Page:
[llvm-commits] [PATCH] use FileCheck instead of grep (was Re: LIT cleanup phase #3 - remove usage of bash)
chandlerc at google.com
Wed Apr 4 04:28:18 PDT 2012
On Wed, Apr 4, 2012 at 12:46 PM, Jay Foad <jay.foad at gmail.com> wrote:
> On 26 March 2012 09:50, Chandler Carruth <chandlerc at google.com> wrote:
> > Just thought I'd point out that removing the use of 'grep' from the test
> > suite has very significant benefits outside of any one platform.
> > I regularly find regressions in LLVM where a 'not grep' pattern fails to
> > match because the comments change in the output, leaving bugs and other
> > problems undiagnosed. FileCheck-izing these tests is of significant long
> > term maintenance value IMO.
> Just to check I'm on the right track, does this patch look OK? It
> converts a couple of small tests to use FileCheck instead of grep.
> Tested with "make check".
There is nothing really wrong with these, but usually to be useful, you
have to go a bit further.
I think the main thing missing here is the idea of "anchoring" the
assertions that the test really cares about. You want to make sure that if
the assertion passes, it in fact passes for the right reason. Let's look at
simplified versions of the cases you're poking at:
1) Check that something is *not* present in the output. If we do this in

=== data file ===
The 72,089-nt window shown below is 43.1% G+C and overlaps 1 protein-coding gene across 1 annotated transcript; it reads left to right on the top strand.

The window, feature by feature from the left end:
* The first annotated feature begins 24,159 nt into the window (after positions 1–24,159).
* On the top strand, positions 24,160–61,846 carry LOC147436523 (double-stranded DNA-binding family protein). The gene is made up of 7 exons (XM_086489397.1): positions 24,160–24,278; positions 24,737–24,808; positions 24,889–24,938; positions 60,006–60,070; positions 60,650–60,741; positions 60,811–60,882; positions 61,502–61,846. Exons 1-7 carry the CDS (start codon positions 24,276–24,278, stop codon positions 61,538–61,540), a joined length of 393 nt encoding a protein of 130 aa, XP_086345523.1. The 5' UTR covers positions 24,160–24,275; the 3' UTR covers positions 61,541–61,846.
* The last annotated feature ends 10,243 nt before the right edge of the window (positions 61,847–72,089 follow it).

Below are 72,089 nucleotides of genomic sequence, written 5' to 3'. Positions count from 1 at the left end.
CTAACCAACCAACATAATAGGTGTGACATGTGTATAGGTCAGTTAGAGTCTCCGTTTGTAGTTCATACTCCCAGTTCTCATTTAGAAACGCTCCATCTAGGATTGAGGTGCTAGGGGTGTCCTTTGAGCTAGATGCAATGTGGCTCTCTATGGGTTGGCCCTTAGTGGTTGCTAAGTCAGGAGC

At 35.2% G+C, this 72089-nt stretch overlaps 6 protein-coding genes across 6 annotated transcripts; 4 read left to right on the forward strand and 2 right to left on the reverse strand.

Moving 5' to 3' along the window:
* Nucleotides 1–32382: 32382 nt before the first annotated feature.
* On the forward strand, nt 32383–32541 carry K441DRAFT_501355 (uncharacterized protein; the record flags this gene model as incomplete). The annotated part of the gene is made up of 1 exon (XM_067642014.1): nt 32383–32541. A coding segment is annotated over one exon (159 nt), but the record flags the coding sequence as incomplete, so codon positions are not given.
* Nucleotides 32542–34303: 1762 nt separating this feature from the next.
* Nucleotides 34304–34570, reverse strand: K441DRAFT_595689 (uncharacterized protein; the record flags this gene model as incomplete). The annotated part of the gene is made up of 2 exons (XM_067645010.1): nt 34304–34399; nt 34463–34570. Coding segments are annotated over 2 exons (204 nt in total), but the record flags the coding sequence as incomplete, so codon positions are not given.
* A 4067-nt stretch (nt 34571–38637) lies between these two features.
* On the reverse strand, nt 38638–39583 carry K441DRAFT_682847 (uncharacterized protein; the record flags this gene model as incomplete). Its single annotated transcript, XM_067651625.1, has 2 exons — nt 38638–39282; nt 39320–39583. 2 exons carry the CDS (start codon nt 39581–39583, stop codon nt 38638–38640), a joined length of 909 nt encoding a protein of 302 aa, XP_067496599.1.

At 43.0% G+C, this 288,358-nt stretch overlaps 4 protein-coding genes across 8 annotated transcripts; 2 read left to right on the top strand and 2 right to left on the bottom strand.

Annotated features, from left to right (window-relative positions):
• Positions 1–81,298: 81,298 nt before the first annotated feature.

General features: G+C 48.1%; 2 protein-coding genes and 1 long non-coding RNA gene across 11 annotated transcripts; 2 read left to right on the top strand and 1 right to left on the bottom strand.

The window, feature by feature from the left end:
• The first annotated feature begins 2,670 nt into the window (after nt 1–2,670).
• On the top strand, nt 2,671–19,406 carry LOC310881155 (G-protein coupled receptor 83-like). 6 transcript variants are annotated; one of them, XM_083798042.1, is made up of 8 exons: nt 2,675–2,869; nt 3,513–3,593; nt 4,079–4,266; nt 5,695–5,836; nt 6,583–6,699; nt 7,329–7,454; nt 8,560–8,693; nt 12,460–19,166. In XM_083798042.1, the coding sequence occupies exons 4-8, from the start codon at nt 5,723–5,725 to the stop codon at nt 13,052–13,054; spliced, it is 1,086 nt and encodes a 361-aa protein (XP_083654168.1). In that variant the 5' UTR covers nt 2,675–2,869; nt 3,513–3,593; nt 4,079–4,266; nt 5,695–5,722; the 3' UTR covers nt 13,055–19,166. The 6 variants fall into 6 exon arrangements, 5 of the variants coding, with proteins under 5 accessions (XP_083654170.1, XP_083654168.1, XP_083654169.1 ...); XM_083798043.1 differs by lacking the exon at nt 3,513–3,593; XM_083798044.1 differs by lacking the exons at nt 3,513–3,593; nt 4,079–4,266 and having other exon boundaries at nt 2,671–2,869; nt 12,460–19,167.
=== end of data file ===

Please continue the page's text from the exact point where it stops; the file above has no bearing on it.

the standard way that the grep-invocations do this (not grep 'Foo') the
test can pass for completely inaccurate reasons: perhaps it simply produces
no output at all. Instead, we want to anchor the negative assertions with
some positive assertion that we're quite confident will be satisfied. In
the case of 2007-06-16-Funcname.ll, it's not clear that we have any good
'no-op' thing to check for. In that case, you can run the command in two
variants, one checking that Foo is present, and the second time that it is
1.B) While not relevant for the examples you mailed, this can get more
awkward when trying to check that something is not present inside a much
larger test case. There you may want to pin down exactly within what
*range* of things you are looking. This turns into a very common pattern:
2) Check that something *is* present in the output. This can get messed up
for strange reasons -- usually if some unrelated output in the test happens
to end up matching the output you're trying to assert. The typical way to
handle this is similar to 1.B, simply pin it down with some context. Often,
just the start is needed, unlike CHECK-NOT as the CHECK-NOT is active until
the EOF or the next CHECK.
Hope this helps, and hopefully not *too* overly verbose. ;]
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